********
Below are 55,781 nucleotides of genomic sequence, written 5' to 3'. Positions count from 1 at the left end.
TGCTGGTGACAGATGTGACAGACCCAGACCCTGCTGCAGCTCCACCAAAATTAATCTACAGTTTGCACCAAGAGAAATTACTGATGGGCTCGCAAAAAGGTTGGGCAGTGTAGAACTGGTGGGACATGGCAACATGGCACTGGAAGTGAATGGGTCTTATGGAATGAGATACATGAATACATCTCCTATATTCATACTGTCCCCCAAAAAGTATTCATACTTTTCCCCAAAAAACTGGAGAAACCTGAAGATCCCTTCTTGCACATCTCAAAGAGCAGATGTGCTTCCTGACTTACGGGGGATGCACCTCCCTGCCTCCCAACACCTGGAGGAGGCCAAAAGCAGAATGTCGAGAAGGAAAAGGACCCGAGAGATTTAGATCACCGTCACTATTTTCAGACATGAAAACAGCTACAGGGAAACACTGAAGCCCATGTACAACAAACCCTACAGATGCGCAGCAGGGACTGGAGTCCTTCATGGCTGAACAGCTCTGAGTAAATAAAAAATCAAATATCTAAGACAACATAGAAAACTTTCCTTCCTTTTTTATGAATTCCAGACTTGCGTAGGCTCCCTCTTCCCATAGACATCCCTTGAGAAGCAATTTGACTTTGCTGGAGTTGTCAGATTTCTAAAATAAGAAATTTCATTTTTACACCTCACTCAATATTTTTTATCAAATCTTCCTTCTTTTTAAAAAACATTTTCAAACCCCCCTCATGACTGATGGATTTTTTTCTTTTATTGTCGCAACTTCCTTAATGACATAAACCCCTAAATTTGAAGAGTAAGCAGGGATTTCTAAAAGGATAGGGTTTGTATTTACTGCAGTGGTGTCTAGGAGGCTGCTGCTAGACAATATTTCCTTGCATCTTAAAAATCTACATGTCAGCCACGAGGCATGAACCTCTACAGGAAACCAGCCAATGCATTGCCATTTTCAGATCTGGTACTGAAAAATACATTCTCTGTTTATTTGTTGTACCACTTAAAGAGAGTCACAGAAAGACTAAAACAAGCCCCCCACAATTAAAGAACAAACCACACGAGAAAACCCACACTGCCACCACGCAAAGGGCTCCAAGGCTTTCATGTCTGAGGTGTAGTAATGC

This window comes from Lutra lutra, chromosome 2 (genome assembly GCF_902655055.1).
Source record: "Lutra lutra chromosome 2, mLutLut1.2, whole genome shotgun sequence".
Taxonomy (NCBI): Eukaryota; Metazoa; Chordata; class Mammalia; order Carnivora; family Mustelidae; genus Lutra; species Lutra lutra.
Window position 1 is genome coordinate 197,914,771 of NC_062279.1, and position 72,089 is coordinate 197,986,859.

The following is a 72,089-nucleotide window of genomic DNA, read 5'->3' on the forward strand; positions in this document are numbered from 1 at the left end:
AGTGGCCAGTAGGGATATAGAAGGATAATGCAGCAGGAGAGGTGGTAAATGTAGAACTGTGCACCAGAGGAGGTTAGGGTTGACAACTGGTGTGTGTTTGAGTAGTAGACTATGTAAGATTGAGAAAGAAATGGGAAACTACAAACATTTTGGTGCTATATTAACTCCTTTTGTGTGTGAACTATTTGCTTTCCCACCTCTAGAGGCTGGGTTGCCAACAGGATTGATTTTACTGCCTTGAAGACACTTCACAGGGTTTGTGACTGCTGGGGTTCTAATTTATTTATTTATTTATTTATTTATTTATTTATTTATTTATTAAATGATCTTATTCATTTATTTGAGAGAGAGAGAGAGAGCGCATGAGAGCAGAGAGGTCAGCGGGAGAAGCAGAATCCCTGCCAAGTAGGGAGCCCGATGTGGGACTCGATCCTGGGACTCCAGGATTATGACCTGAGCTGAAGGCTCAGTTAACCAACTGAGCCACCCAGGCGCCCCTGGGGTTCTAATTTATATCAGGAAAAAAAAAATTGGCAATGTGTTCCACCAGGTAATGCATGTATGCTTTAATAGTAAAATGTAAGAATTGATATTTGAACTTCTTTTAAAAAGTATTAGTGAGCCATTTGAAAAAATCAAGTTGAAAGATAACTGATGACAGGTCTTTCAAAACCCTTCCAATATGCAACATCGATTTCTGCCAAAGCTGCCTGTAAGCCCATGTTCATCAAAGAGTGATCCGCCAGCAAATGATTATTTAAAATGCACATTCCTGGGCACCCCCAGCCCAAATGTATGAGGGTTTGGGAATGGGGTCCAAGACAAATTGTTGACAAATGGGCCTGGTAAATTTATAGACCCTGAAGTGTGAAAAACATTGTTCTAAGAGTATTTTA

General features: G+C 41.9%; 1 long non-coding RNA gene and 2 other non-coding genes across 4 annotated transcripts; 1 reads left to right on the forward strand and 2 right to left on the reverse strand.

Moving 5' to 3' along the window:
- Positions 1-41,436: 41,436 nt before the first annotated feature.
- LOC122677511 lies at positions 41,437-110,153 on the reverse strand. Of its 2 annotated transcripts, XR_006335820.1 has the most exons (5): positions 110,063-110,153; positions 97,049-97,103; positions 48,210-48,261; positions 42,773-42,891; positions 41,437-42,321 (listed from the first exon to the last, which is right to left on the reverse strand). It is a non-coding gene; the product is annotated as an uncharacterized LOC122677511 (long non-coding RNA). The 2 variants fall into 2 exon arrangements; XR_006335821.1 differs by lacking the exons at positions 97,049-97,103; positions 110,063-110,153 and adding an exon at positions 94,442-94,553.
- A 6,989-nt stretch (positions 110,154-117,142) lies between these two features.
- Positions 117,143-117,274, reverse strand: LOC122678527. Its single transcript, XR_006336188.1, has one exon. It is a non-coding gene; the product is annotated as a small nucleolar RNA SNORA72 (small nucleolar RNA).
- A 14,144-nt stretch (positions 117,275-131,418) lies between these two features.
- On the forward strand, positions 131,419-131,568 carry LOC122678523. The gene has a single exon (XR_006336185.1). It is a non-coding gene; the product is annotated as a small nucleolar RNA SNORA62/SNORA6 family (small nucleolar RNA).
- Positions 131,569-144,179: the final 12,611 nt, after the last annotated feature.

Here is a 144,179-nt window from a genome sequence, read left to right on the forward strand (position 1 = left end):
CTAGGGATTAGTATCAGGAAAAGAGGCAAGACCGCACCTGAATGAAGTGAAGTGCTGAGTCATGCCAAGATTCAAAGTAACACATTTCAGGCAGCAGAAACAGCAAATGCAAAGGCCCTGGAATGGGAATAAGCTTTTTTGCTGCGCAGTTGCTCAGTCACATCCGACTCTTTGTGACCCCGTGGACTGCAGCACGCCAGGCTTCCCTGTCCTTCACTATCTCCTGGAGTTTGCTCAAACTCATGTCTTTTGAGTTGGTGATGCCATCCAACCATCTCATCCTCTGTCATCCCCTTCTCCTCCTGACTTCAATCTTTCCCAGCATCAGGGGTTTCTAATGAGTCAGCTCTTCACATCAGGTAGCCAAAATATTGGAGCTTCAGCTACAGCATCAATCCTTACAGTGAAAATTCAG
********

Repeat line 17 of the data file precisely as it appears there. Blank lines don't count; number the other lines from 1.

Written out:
- Positions 131,569-144,179: the final 12,611 nt, after the last annotated feature.